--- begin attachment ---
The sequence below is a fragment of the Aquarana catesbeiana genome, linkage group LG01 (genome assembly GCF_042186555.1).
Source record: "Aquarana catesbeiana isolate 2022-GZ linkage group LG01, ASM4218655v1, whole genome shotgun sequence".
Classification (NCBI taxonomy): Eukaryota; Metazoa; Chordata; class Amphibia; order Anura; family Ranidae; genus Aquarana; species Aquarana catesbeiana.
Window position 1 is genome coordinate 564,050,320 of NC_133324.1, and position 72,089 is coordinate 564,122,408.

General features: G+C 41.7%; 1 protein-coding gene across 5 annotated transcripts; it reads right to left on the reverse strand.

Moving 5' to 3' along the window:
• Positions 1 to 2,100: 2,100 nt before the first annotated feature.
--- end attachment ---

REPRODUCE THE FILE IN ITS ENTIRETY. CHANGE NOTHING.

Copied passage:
The sequence below is a fragment of the Aquarana catesbeiana genome, linkage group LG01 (genome assembly GCF_042186555.1).
Source record: "Aquarana catesbeiana isolate 2022-GZ linkage group LG01, ASM4218655v1, whole genome shotgun sequence".
Classification (NCBI taxonomy): Eukaryota; Metazoa; Chordata; class Amphibia; order Anura; family Ranidae; genus Aquarana; species Aquarana catesbeiana.
Window position 1 is genome coordinate 564,050,320 of NC_133324.1, and position 72,089 is coordinate 564,122,408.

General features: G+C 41.7%; 1 protein-coding gene across 5 annotated transcripts; it reads right to left on the reverse strand.

Moving 5' to 3' along the window:
• Positions 1 to 2,100: 2,100 nt before the first annotated feature.